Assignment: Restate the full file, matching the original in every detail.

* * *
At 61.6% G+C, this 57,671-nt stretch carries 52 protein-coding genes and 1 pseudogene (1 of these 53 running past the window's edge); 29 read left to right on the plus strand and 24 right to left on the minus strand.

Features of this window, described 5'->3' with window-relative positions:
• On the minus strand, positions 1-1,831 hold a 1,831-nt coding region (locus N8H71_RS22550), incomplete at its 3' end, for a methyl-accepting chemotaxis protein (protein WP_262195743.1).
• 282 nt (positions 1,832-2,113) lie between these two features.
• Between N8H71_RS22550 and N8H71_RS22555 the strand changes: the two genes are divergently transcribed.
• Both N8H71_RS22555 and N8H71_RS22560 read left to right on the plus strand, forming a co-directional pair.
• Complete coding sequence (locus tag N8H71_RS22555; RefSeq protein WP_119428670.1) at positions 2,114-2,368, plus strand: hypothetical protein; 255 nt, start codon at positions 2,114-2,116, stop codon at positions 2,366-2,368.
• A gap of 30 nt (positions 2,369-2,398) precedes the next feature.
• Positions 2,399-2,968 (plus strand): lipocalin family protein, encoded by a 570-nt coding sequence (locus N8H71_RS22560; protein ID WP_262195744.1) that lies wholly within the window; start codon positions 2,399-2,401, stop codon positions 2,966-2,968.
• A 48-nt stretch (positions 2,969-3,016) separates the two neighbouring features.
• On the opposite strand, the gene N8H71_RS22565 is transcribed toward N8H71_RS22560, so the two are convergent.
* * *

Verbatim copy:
At 61.6% G+C, this 57,671-nt stretch carries 52 protein-coding genes and 1 pseudogene (1 of these 53 running past the window's edge); 29 read left to right on the plus strand and 24 right to left on the minus strand.

Features of this window, described 5'->3' with window-relative positions:
• On the minus strand, positions 1-1,831 hold a 1,831-nt coding region (locus N8H71_RS22550), incomplete at its 3' end, for a methyl-accepting chemotaxis protein (protein WP_262195743.1).
• 282 nt (positions 1,832-2,113) lie between these two features.
• Between N8H71_RS22550 and N8H71_RS22555 the strand changes: the two genes are divergently transcribed.
• Both N8H71_RS22555 and N8H71_RS22560 read left to right on the plus strand, forming a co-directional pair.
• Complete coding sequence (locus tag N8H71_RS22555; RefSeq protein WP_119428670.1) at positions 2,114-2,368, plus strand: hypothetical protein; 255 nt, start codon at positions 2,114-2,116, stop codon at positions 2,366-2,368.
• A gap of 30 nt (positions 2,369-2,398) precedes the next feature.
• Positions 2,399-2,968 (plus strand): lipocalin family protein, encoded by a 570-nt coding sequence (locus N8H71_RS22560; protein ID WP_262195744.1) that lies wholly within the window; start codon positions 2,399-2,401, stop codon positions 2,966-2,968.
• A 48-nt stretch (positions 2,969-3,016) separates the two neighbouring features.
• On the opposite strand, the gene N8H71_RS22565 is transcribed toward N8H71_RS22560, so the two are convergent.